Interview with Author Laura Fabiani

I am happy to have Laura Fabiani, whose book Daughter of Mine I just reviewed, here today for an interview!

Has your job as a counselor influenced your writing at all?

I do tend to write best about what I know and have experienced in life. Working as a counselor has opened up my world to different personalities and backgrounds. I am a people person, a people watcher. I love to find out why people do or say certain things and what makes them tick. Being a counselor also showed me the darker side of life, which replaced the naiveté of youth. I also get inspired and influenced by books, music, family and the everyday mundane things I do, both as a mom, wife and teacher. Doesn’t sound too glamorous I know, but that’s where creative writing comes in handy! It’s all in the way you display things.

What made you decide to write about Italy?

I have loved Italy since I first visited my relatives at the age of four. My mother is Roman and her whole family is still living in Rome. My father is from the mountainous region of Abruzzo. I can still remember the first time I saw the Coliseum or tasted my first gelato. I speak the language and can easily blend in with the Romans when I visit, although I was born and bred in Montreal. The experiences of my trips to Italy have always been exciting and fun, and I wanted to translate some of that in my novel.

I noticed that you teach creative writing. What would you define creative writing as? What differentiates it from other kinds of writing?

I would define creative writing as writing that is inventive such as fiction and poetry. In the non-fiction category it would cover memoirs and any topic written creatively versus journalistic, academic, or technical. I stress originality in my workshops. I aim to inspire my students to find their writer’s voice and to be proud of it.

What was the last really great book you read?

I finished reading The Last Queen by C.W. Gortner last month, and it is a book I still think about. Gortner’s writing is beautiful and rich with stunning prose and historical detail. I was enthralled by the story of Mad Juana, the last queen of Spain. I can still remember the last sentence of the book—one of the best endings I have read. There are few books in which I can actually remember the last words written.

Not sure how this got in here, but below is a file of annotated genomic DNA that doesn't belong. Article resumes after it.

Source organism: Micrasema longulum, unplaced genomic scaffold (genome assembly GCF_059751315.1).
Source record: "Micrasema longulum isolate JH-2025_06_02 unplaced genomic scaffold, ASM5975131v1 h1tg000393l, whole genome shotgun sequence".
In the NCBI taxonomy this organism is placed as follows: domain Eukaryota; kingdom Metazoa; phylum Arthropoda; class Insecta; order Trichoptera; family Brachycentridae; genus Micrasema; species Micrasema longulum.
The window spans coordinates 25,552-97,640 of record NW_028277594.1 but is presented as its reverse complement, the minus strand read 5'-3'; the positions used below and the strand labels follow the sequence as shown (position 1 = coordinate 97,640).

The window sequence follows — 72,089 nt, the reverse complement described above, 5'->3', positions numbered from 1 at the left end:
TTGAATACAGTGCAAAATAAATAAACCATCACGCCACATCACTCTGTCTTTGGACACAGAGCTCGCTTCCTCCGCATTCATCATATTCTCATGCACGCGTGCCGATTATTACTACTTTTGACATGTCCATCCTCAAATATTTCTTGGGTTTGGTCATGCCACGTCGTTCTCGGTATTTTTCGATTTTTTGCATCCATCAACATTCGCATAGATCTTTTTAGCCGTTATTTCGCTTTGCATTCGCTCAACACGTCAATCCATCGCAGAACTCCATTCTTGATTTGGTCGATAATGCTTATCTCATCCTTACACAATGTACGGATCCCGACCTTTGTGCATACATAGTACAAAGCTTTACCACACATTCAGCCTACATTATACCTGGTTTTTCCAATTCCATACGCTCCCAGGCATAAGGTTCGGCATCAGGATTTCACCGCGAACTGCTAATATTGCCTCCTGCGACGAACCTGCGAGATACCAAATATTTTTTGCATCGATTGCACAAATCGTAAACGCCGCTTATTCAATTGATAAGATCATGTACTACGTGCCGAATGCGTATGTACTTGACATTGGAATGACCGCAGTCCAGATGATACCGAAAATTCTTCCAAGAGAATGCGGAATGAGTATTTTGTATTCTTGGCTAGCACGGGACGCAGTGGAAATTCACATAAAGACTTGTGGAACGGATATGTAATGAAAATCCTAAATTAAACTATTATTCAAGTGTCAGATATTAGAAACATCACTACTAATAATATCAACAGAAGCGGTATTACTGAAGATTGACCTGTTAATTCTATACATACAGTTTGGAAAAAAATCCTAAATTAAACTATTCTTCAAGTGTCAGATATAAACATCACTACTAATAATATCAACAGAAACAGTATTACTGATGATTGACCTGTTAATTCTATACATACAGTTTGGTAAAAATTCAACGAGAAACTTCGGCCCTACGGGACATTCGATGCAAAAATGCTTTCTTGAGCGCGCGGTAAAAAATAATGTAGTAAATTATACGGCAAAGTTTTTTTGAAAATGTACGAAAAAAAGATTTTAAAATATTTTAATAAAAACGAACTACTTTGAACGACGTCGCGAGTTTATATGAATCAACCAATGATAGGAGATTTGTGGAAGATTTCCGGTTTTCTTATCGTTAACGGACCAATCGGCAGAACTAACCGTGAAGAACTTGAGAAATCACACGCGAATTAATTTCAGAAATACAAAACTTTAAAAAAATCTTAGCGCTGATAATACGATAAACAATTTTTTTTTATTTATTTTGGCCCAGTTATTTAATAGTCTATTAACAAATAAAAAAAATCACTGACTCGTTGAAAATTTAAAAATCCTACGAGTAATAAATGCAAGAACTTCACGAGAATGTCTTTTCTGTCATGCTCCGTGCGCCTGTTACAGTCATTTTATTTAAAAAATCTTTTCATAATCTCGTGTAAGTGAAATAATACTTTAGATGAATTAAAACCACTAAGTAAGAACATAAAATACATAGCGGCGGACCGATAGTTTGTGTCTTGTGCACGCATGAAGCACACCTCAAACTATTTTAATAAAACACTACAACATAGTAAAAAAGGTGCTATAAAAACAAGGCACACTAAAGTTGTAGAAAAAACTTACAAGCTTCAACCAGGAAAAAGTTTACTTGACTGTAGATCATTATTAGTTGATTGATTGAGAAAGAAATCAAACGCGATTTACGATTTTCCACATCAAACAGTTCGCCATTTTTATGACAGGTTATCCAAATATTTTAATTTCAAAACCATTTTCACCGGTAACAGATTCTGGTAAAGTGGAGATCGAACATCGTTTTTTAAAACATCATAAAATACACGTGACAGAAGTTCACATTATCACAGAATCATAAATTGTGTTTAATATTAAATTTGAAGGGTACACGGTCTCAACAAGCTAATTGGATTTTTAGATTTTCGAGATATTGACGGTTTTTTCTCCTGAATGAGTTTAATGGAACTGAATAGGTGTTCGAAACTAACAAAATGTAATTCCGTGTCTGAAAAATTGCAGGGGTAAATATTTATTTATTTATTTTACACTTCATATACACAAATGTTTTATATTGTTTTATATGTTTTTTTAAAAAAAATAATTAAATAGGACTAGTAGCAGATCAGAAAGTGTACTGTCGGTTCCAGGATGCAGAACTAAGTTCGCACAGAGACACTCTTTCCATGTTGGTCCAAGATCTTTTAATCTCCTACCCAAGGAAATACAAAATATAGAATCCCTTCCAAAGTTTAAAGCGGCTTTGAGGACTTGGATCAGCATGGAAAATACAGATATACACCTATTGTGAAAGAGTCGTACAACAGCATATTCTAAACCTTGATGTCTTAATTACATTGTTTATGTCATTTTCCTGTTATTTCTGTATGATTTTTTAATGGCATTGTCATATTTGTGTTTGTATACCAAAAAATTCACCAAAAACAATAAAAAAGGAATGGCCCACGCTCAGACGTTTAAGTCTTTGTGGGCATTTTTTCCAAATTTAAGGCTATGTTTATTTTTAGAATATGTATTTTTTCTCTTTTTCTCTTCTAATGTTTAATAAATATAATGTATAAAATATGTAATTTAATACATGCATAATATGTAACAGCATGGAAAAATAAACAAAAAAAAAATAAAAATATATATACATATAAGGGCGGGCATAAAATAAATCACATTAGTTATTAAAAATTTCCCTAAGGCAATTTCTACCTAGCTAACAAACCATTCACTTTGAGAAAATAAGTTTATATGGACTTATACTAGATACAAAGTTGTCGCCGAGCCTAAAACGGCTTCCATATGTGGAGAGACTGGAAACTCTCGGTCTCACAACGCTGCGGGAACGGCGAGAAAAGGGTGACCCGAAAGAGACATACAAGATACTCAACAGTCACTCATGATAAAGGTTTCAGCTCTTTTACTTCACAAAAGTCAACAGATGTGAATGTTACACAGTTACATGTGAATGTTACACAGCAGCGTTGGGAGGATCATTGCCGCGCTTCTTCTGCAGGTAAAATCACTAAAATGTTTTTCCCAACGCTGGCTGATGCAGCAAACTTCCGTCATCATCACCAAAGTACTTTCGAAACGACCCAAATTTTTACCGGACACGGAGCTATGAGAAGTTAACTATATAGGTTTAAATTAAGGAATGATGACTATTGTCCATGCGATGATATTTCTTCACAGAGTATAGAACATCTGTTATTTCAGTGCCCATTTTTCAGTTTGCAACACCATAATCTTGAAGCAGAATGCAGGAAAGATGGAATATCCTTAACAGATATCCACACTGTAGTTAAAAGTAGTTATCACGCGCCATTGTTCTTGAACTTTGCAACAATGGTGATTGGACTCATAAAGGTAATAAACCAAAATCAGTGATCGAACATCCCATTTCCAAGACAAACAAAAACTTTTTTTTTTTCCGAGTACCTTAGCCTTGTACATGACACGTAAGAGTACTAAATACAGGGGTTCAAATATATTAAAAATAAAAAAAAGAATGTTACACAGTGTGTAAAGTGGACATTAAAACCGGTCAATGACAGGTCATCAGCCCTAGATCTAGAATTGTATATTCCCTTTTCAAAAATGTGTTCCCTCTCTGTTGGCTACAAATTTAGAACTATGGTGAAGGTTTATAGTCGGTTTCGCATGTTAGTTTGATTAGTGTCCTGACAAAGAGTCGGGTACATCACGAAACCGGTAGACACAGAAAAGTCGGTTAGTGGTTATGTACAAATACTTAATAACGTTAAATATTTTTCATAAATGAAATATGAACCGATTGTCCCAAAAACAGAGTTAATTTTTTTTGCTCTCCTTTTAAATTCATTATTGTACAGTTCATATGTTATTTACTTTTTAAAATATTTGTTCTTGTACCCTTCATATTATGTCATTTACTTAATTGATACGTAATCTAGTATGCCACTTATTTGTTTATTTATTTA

Can you tell us three interesting facts about yourself?

1. I have noticed in the last few years that I can get claustrophobic. Having seen the effects this has had on another family member who won’t take elevators, travel by plane or keep the windows closed while sitting in a car, I am determined to beat this fear by purposely putting myself in situations that would warrant sweaty palms and a rapidly beating heart. For instance, last summer my 6 year-old son convinced me that sliding down the dark, winding tunnel at the giant water park was “a blast”. I swallowed my fear, smiled at my son and got an exhilarating ride that ended in a might splash and a wedgy!

2. I don’t drink coffee, only tea. The exception was in Rome in 2007 when my uncle took my husband and I to a renowned bar that makes the best espresso and cappuccino in the city. My uncle brushed off my protests of not liking coffee and bought me one. After my husband licked his cappuccino cup clean and asked (hoping I would say no) if I was going to drink mine, I did, more out of curiosity than anything else. It was amazing! I haven’t had coffee since.

3. I like to cook and experiment with different foods and spices. The best-tasting meals were when I was pregnant with my daughter and EVERYTHING tasted delicious. It was like I was rediscovering food again, a veritable feast for my taste buds. I can make a killer tiramisu. (Yeah…the fat content might kill you but the taste will be heavenly.)

If you were going on a trip and could bring only three books along, what would they be?

Since I will soon be going on a trip, I gave this question some thought. If the number is limited to three, then it would have to be…the Bible (I strive to read it daily), Here Burns My Candle by Liz Curtis Higgs (I recently won this historical novel and can’t wait to read it!) and Lucia, Lucia by Adriana Trigiani because a funny book is the perfect read on a plane.

Thank you so much, Laura, for stopping by today! I would love to try that tiramisu lol! Also, check out Laura’s book review blog here!

 

Comments

  1. Yay Laura!!
    Great review, Steph :DD

  2. Wow..I never thought there's actually someone who's not a coffee addict. Way to go Laura.

    And great interview Steph!

  3. Vasilios says:

    Great interview.

    To be 'a people watcher' is essential in providing the reader with a unique view of individuals; unique because we are seeing them from the writer's perspective and thus we learn from this writer-reader interaction.

    The courage to venture into 'the darker side of life' and return to tell the tale in the safety of a book waiting to be read.

    To be interviewed and asked to reveal 'three interesting facts about one's self'. In so doing, you reveal both vulnerabilities and intimacies freely to an unseen audience, not fearing judgment; instead knowing that from this sharing a bond of humanity is being nurtured.

    Great work, Steph. An interview's success is determined in the questions asked and also how they are asked. In this respect, you shined.

  4. Anonymous says:

    hey long time not seen you .his from kathy.Guess what? I am teaching English to eager minded Lachinois at Carrefour D"entreaide. In January I shall also start a Book Club You can reach me at 514-639-1415 if you would like to join , would love your input in our meetings ;shall be bilingual and it shall be on Thursday morning before my English in the afternoon. Hope you read this and this also an open invite to whoever lives in the Lachine area.

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